ISTANBUL (Reuters) - Turkey plans to send a fourth ship to waters off Cyprus to search for gas and oil despite European Union moves to curb contacts and funding for Ankara over the issue, the foreign ministry said on Tuesday.
“The decisions will not affect in the slightest our country’s determination to continue hydrocarbon activities in the Eastern Mediterranean,” the Turkish Foreign Ministry said.
The dispute stems from overlapping claims to regional waters by Turkey and Cyprus linked to the split of the island between Greek and Turkish Cypriots. Ankara rejects agreements the internationally recognized Cypriot government has reached with other Mediterranean states on maritime economic zones.
Turkey has told energy firms not to work with the Cypriot government and sent ships to drill off the island, divided since a Turkish invasion in 1974 triggered by a Greek-inspired coup.
EU foreign ministers on Monday suspended negotiations on the Comprehensive Air Transport Agreement and agreed not to hold the Association Council and further meetings of the EU-Turkey high-level dialogues for the time being.
It also endorsed a proposal to reduce the pre-accession assistance to Turkey for 2020 and invited the European Investment Bank to review its lending activities in Turkey, notably with regard to sovereign-backed lending.
The EU’s failure to mention Turkish Cypriots in its decisions “showed how biased and partisan the EU is on the subject of Cyprus,” the ministry said in a statement.
Turkey has no diplomatic relations with the internationally recognized Cypriot government and is the only country which recognizes the breakaway state in the north of the island.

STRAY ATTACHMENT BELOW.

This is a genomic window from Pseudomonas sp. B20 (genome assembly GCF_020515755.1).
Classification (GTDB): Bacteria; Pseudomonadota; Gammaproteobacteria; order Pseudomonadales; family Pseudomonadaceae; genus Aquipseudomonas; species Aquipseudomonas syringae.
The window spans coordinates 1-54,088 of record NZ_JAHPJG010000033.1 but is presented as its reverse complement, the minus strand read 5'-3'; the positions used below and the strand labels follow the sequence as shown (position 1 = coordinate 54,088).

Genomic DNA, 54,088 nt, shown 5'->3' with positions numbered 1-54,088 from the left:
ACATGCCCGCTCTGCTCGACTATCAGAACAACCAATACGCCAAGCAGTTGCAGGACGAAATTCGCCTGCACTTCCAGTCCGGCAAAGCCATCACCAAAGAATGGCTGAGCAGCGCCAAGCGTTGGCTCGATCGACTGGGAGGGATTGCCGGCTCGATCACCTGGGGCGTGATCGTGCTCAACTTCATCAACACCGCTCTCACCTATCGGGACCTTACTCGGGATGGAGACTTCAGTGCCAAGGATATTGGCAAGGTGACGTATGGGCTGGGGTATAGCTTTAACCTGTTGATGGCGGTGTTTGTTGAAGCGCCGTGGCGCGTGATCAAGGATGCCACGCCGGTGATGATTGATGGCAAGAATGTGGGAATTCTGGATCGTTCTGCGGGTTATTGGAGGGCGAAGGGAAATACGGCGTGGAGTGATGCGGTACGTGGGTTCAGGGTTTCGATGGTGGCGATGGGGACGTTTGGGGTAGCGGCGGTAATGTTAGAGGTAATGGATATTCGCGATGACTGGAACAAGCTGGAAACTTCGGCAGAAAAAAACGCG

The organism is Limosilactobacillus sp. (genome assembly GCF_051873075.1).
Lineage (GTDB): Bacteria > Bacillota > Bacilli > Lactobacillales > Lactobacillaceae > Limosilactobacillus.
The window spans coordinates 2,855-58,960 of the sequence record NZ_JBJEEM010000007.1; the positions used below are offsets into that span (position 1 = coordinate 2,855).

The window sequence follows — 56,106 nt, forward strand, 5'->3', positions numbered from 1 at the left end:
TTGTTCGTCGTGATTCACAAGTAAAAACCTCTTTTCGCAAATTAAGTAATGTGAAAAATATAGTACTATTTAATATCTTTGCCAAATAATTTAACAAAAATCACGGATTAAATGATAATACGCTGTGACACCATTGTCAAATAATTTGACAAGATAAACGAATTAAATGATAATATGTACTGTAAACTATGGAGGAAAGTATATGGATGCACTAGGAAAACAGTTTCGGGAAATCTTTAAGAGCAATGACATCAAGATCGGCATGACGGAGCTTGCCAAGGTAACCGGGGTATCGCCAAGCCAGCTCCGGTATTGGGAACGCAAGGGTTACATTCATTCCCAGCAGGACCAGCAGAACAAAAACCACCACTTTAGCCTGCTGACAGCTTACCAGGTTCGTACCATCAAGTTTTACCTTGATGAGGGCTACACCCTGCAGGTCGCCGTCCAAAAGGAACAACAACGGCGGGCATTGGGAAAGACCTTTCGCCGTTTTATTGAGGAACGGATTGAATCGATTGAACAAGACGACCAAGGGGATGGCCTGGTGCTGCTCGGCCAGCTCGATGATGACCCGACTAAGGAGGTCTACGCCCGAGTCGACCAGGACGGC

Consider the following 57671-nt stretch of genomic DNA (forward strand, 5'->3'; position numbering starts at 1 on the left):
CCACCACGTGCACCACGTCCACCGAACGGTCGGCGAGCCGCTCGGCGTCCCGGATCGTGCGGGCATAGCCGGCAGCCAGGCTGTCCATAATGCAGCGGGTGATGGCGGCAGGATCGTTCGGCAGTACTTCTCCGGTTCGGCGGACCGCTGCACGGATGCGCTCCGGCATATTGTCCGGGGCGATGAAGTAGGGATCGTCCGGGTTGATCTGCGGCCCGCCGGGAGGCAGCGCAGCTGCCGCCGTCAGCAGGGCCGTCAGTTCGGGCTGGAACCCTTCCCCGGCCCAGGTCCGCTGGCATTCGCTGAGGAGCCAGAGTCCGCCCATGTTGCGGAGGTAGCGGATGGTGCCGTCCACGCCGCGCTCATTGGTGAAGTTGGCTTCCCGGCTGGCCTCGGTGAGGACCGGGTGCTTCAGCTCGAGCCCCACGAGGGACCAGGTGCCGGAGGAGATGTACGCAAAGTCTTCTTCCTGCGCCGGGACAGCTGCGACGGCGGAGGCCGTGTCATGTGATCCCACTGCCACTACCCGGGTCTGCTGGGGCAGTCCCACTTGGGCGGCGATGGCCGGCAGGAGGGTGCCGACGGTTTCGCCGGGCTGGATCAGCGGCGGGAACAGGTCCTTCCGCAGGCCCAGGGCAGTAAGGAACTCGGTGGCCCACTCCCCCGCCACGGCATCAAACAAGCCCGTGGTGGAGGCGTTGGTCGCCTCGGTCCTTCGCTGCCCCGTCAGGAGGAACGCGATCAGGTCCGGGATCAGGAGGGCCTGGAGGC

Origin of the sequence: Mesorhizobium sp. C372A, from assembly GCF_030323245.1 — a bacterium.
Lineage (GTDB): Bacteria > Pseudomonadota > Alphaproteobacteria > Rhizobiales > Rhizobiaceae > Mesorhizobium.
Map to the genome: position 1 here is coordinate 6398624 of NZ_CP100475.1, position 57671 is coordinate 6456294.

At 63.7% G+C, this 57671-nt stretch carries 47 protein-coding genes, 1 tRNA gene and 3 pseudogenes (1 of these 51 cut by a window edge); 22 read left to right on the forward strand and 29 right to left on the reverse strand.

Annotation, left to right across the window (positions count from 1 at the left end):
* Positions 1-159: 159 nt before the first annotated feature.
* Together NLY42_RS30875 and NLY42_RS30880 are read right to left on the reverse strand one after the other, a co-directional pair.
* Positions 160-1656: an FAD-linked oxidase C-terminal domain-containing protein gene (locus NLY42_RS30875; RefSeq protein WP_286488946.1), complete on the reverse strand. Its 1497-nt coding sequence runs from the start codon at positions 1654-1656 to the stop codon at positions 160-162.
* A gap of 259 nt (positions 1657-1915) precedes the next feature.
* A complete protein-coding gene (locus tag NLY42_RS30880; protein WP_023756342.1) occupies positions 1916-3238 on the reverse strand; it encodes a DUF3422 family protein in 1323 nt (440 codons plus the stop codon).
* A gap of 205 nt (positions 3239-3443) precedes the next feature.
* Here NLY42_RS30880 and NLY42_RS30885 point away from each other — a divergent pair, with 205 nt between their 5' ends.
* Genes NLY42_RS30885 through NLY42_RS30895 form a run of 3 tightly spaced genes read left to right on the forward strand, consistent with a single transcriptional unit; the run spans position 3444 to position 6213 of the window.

Cyprus says Turkey’s drilling operations are contrary to international law and that decisions on hydrocarbons are its sovereign right.
Nicosia also rejected an offer by the breakaway north for talks on sharing gas reserves, calling it a thinly-disguised attempt to divert attention away from the need to resume peace talks for a comprehensive settlement to the islands’ division.
“Mr Akinci’s proposal seeks to deflect away from the real issue, which is how to solve the Cyprus problem,” said Cypriot government official Vassilis Palmas, referring to Turkish Cypriot leader Mustafa Akinci.
Discovery of hydrocarbons has added a new twist to one of the oldest conflicts on the United Nations agenda, spanning more than half a century.
On Sunday, Turkish Foreign Minister Mevlut Cavusoglu said Turkey will continue drilling if the Cypriot government does not accept a Turkish Cypriot cooperation proposal.
And in North Macedonia on Tuesday, Cavusoglu dismissed the EU steps, telling a news conference in Skopje: “There is no need to take it very seriously. These are simple things. These aren’t things that will impact us.”
“We have three ships there, God willing we will send a fourth ship to the eastern Mediterranean as soon as possible. Let them understand that they cannot deal with Turkey with such methods,” he added.
The Turkish ship Fatih started drilling off western Cyprus in May. A second drilling ship, Yavuz, arrived off the northeastern coast this month.
Turkish seismic research vessel Barbaros Hayrettin Pasa is currently south of Cyprus, while the fourth ship will also be a seismic research vessel called Oruc Reis, Turkey’s energy minister said.
An EU diplomat told Reuters Ankara could lose some 150 million of 400 million euros the bloc had earmarked for 2020 for everything from political reforms to agriculture projects to help Turkey prepare for eventual EU membership.
The EU had been due to give Turkey 4.45 billion euros between 2014 and 2020, but it cut and suspended some funding last year. It has frozen membership talks and negotiations on upgrading its customs union with Turkey, accusing President Tayyip Erdogan of grave violations of human rights.
Additional reporting by Ali Kucukgocmen, Michele Kambas; Writing by Daren Butler; Editing by Angus MacSwan